Indian American Pulled up in Bribery Conspiracy
A 39-year-old Indian origin man, Anuj Sud, who was also former commissioner of Maryland liquor board, has been indicted by US court on charges of soliciting bribes while on duty as a state government employee.
Federal authorities had arrested Anuj Sud of Hyattsville, Maryland as part of the larger investigation about corrupt practices in Prince George’s County liquor board. The board has liquor store owners and legislators as its members.
Sud was a licensed attorney in Maryland since 2005. The court documents states that in September 2015, Sud solicited favors from a lobbyist in exchange for his assistance to the liquor board matters. In subsequent meetings, Sud and the lobbyist also discussed about voting favorably for lobbyist’s clients in upcoming hearings in exchange for money. Sud proceeded to take favorable action on behalf of the lobbyist’s clients in two hearings. For this, he was given $1000 as cash. In addition, he received another $1000 for a case in November 2016. The court documents say that he voted for giving a restaurant a new liquor license and allowed business to sell alcohol on Sundays in exchange for money. For this offence, he would be facing a maximum sentence of ten years in prison.
Sud resigned from the board after his arrest. Others who were arrested as part of the federal bribery probe include former liquor board administrator David Dae Sok Son and former state delegates Michael L. Vaughn and William Campos. Campos pleaded guilty while Vaughn has pleaded not guilty.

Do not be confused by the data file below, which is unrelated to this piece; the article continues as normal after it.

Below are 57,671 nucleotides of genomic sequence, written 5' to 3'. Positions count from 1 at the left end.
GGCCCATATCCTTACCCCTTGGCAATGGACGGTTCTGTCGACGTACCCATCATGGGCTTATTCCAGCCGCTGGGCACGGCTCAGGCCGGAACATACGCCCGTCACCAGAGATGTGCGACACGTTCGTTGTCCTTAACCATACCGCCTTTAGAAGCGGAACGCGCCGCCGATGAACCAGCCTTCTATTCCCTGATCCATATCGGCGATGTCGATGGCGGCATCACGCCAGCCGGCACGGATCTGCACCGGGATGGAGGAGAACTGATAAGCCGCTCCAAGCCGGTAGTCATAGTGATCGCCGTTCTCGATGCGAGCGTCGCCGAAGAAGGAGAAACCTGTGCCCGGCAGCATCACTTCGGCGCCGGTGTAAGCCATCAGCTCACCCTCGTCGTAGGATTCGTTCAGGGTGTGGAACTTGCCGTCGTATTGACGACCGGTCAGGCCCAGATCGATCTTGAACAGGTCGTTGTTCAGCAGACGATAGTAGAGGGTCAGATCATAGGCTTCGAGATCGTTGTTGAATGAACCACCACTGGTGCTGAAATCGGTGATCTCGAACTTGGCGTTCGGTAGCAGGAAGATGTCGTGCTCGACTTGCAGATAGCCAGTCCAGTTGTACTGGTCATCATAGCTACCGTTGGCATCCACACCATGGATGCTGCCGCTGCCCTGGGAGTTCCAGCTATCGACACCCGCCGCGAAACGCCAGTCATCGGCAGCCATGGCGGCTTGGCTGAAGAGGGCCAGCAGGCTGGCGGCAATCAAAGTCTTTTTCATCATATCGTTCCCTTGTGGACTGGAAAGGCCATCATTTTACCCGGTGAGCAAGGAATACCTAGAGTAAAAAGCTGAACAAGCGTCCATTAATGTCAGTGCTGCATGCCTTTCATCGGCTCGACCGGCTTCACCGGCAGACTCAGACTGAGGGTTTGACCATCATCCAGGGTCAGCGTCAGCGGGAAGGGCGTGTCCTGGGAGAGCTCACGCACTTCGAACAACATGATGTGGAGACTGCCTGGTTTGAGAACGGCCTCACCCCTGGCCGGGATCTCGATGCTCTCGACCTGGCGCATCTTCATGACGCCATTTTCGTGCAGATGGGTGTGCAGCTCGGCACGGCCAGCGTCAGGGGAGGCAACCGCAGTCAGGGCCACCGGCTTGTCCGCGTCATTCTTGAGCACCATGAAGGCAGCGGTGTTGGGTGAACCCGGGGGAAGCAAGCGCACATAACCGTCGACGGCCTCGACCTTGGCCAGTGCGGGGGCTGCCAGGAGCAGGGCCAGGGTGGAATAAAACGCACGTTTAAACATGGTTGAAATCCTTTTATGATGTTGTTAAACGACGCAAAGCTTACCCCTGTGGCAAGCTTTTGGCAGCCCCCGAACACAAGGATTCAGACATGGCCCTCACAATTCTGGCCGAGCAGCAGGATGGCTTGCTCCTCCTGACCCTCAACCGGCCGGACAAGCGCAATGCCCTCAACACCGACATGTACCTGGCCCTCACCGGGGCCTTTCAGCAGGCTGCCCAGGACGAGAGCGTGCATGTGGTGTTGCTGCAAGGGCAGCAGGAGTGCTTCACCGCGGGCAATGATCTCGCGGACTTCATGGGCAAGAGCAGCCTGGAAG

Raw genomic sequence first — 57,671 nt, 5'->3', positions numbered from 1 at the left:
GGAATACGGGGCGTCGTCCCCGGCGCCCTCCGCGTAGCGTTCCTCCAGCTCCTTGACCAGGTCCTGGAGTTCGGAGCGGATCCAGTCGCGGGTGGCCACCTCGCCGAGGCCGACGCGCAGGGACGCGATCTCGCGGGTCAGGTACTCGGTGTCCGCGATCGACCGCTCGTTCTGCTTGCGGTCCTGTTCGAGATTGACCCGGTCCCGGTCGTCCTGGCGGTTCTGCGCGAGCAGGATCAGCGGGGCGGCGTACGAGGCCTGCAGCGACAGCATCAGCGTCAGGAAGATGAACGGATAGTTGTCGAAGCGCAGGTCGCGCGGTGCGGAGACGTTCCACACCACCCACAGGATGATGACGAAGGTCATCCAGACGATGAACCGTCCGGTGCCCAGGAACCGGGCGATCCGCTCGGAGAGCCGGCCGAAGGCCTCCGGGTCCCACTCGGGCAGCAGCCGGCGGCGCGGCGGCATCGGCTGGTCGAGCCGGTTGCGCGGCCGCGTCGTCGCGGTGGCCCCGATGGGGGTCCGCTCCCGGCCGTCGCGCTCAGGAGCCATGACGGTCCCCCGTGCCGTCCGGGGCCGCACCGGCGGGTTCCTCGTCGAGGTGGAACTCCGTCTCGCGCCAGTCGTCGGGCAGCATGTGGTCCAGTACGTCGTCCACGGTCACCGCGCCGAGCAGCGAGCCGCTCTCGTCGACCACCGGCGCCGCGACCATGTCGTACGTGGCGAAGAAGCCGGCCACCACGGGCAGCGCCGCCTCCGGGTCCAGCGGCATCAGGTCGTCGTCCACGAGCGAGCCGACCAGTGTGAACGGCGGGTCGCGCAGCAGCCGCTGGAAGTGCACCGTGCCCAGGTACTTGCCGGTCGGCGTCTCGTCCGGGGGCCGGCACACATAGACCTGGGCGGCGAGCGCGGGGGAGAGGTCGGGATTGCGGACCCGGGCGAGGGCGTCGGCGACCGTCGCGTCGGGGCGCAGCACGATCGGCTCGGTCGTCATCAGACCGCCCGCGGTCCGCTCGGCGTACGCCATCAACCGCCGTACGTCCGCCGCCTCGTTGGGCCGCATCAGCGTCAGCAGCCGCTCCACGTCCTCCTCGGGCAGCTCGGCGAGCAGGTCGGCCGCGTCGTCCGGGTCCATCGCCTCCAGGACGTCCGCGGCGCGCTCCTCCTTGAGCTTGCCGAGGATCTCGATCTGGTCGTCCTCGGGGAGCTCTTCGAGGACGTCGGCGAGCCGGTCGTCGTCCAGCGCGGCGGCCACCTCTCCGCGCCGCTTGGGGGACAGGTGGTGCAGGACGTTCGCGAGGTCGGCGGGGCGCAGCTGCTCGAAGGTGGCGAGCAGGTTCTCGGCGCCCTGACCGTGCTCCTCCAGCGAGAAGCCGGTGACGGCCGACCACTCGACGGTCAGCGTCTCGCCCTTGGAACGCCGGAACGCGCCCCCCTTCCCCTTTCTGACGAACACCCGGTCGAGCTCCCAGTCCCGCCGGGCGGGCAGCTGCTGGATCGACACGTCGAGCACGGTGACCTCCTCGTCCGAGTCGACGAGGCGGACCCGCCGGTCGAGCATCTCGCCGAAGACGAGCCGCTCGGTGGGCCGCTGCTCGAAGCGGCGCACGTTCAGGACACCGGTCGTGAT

Other Cases of Bribery
These cases of bribery are not entirely isolated. Last year, an Indian American businessman was charged for offering bribe to a city council member to obtain support for proposed fee increase for towing and vehicle storage. The indictment accuses Sukhbir Singh and his company of trying to “influence and reward” the city council member who was a “cooperating witness.”
Singh was also pulled up for making false statements to the FBI in October where he said that he never discussed the proposed tow fee increase with city council member. The city Council member, as a cooperating witness, was working with FBI. According to the complaint filed, he gave a total of $2,650 in cheques to the city council member between August 2013 and March 2015.
Again, last year Kamta Ramnarine, co-owner of an aircraft maintenance company was charged under the Foreign Corrupt Practices Act for his involvement in a $2 million dollar bribery case involving Mexican officials.
According to the investigators, millions of dollars were paid in bribe in exchange for aviation contracts that placed other legitimate businesses at a disadvantage. Ramnarine made an admission of bribery and of conspiring to bribe several foreign officials to make sure that his company got aircraft parts and contracts from Mexican government owned customers.